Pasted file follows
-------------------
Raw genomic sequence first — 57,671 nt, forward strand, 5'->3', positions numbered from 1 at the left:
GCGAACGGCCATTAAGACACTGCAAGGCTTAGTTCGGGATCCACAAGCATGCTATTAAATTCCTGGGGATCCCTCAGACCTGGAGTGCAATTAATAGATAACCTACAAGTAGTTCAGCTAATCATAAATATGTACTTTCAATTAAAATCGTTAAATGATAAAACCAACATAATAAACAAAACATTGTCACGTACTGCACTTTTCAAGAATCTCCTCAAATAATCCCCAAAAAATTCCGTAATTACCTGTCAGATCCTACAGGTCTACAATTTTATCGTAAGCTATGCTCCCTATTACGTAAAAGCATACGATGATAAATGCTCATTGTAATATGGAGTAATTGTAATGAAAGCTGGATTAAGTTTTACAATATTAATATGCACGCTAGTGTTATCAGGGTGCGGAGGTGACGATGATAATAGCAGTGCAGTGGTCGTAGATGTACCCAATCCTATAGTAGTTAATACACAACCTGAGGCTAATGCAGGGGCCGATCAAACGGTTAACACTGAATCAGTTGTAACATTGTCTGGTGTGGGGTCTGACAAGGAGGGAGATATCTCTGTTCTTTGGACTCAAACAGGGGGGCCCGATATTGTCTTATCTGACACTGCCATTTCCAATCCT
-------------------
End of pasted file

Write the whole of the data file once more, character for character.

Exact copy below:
Raw genomic sequence first — 57,671 nt, forward strand, 5'->3', positions numbered from 1 at the left:
GCGAACGGCCATTAAGACACTGCAAGGCTTAGTTCGGGATCCACAAGCATGCTATTAAATTCCTGGGGATCCCTCAGACCTGGAGTGCAATTAATAGATAACCTACAAGTAGTTCAGCTAATCATAAATATGTACTTTCAATTAAAATCGTTAAATGATAAAACCAACATAATAAACAAAACATTGTCACGTACTGCACTTTTCAAGAATCTCCTCAAATAATCCCCAAAAAATTCCGTAATTACCTGTCAGATCCTACAGGTCTACAATTTTATCGTAAGCTATGCTCCCTATTACGTAAAAGCATACGATGATAAATGCTCATTGTAATATGGAGTAATTGTAATGAAAGCTGGATTAAGTTTTACAATATTAATATGCACGCTAGTGTTATCAGGGTGCGGAGGTGACGATGATAATAGCAGTGCAGTGGTCGTAGATGTACCCAATCCTATAGTAGTTAATACACAACCTGAGGCTAATGCAGGGGCCGATCAAACGGTTAACACTGAATCAGTTGTAACATTGTCTGGTGTGGGGTCTGACAAGGAGGGAGATATCTCTGTTCTTTGGACTCAAACAGGGGGGCCCGATATTGTCTTATCTGACACTGCCATTTCCAATCCT